No, government benefits don't add up to more than middle class incomes.

Feb 26, 2013

Fuzzy math alert. Government benefits are the current target.
Fuzzy math alert. Government benefits are the current target.
Credit marsmet552 / flickr

Popping up on my facebook feed and elsewhere the last few weeks has been an urban legend in the making. It's a claim people on government benefits actually have more income than those making the median income for the country

This claim is courtesy of Senator Jeff Sessions. It's a loaded accusation that seems perfectly tailored to build class resentment and perpetuate myths about poverty in the "welfare queen" vein.

And, it's not true.

The folks at the Center for Budget and Policy Priorities have done the hard work of proving why and are happy to call out the fuzzy math. From the CPBB, via the Census.

 In 2011, the typical person in a family whose income was below the poverty line before means-tested benefits are counted remained 12 percent below the poverty line after counting the non-health means-tested benefits (including SNAP, housing assistance, SSI, cash welfare assistance, and the EITC, among others).  Moreover, these benefits left this low-income individual 57 percent below the living standard of the typical middle-income American.

Basically, Sessions took a bunch of government benefits, like health care for elderly people on Medicaid and Medicare in one column. He then counted these benefits as cash, which they are not. He then said these benefits go to low-income families, which they do not, in many cases. CPBB has a detailed breakdown of Sessions analysis, and their own.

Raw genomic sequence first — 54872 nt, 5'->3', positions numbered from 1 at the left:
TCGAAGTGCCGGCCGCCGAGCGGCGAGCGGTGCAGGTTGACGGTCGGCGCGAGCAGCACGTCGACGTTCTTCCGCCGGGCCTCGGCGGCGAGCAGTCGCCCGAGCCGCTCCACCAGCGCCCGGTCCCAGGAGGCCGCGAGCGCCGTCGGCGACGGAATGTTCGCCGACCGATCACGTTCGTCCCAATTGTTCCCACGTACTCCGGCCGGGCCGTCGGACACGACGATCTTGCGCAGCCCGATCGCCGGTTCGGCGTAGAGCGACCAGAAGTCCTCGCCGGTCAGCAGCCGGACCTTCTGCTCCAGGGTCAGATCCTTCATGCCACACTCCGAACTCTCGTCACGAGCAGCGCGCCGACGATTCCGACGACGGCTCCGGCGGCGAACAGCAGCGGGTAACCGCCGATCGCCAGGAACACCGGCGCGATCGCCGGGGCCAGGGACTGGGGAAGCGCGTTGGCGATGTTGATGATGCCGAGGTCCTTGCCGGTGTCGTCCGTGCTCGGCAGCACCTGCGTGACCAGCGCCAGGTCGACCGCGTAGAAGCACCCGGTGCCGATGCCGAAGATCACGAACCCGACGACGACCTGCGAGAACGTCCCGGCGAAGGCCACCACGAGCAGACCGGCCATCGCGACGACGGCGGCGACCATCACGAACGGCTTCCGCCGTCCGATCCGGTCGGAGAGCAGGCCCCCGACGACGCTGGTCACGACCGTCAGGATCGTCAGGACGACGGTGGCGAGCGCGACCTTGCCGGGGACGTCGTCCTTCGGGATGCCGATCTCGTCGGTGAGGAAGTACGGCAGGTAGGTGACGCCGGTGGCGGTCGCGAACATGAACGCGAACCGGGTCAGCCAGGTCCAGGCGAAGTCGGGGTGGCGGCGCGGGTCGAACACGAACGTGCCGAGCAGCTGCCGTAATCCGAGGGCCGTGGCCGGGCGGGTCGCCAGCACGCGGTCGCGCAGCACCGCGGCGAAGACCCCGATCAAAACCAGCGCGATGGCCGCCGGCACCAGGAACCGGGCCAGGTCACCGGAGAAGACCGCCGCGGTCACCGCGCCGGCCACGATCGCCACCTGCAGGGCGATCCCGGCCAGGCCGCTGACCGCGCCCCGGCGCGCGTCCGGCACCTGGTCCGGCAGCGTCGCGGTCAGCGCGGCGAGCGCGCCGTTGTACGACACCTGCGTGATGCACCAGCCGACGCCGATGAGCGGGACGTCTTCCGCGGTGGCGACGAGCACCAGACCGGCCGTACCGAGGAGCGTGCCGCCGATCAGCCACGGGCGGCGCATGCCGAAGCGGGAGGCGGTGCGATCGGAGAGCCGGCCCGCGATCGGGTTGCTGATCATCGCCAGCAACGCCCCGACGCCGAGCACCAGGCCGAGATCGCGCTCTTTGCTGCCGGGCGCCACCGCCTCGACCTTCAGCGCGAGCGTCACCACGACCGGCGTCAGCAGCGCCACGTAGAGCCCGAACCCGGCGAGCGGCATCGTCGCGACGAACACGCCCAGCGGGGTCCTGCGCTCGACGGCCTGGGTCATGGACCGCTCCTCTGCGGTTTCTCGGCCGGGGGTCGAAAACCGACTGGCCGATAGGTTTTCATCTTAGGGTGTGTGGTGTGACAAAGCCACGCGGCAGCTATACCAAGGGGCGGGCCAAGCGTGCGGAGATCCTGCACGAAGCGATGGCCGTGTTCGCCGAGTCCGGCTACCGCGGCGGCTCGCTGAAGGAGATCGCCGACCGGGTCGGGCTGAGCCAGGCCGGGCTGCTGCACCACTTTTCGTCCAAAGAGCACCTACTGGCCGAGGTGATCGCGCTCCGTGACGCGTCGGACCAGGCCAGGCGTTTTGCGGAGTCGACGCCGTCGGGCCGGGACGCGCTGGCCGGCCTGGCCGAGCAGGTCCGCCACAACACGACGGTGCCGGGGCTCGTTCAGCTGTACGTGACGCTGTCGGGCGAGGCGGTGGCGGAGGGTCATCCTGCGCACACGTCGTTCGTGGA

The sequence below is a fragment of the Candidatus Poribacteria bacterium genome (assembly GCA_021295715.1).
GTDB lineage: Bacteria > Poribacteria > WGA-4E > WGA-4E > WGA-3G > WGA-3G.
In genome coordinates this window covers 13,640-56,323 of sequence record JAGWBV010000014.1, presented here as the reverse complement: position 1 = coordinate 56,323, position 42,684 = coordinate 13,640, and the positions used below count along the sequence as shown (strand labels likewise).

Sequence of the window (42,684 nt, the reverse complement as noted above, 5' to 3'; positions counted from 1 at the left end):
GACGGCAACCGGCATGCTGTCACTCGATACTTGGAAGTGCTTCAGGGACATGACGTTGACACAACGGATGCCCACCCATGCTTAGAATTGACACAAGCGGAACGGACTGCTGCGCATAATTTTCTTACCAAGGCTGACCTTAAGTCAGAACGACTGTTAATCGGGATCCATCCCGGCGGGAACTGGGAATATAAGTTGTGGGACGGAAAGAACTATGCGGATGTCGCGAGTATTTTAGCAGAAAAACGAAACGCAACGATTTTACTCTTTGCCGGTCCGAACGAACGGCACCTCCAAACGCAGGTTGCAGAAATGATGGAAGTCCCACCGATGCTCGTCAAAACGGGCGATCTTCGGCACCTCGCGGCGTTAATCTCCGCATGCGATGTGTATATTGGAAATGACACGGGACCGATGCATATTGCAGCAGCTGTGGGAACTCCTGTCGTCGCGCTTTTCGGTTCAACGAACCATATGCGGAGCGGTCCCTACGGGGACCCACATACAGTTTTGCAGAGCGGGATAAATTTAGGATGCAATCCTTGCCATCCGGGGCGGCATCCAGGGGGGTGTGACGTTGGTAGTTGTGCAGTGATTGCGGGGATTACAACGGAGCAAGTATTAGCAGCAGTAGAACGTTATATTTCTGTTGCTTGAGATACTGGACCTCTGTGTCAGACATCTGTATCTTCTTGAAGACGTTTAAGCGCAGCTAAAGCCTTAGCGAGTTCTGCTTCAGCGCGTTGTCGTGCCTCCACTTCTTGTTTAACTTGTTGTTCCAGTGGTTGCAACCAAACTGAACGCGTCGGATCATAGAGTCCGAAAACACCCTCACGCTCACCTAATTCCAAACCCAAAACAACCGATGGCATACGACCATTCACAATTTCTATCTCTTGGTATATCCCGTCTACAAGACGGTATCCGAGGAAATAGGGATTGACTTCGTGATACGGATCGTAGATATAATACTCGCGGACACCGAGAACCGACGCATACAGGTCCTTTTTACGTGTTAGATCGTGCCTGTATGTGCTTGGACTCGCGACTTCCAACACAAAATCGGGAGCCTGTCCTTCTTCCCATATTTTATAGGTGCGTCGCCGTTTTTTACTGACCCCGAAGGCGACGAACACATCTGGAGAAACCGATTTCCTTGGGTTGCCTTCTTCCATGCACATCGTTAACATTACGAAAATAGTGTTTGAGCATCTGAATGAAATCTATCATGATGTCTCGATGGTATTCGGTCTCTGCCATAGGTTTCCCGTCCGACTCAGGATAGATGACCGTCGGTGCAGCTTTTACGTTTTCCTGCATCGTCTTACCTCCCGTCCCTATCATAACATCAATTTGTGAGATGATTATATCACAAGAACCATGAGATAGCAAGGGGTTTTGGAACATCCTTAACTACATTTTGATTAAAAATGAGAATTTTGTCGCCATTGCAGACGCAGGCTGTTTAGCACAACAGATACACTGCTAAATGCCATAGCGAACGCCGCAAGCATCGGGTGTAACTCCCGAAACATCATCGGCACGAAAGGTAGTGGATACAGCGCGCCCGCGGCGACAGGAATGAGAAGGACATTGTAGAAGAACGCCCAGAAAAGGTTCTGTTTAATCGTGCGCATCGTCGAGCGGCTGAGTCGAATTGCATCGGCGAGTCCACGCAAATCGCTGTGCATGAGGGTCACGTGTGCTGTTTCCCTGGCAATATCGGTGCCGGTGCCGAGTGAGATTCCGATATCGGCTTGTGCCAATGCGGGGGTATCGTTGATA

These numbers might be wrong, but they do not seem like a mistake. In fact, since the fiscal cliff negotiations put a target on government benefits there has been a deliberate move to recast a whole host of  programs as "welfare."

This includes Medicare and Social Security. The benefit of this strategy for opponents of government spending is two fold. Including these programs in the category of welfare spending inflates those numbers like a giant balloon. It also pushes an emotional button. Many of us find it easy to hate welfare, in the abstract. But it is much harder to hate say, Alzheimer's care for an old man at the end of his life, or say, social security benefits for an old woman who has paid into the system her whole life. 

So beware the smoke and mirrors. Government benefits may not be criticism proof, or even efficient. But what they are not is a middle-class income, for free.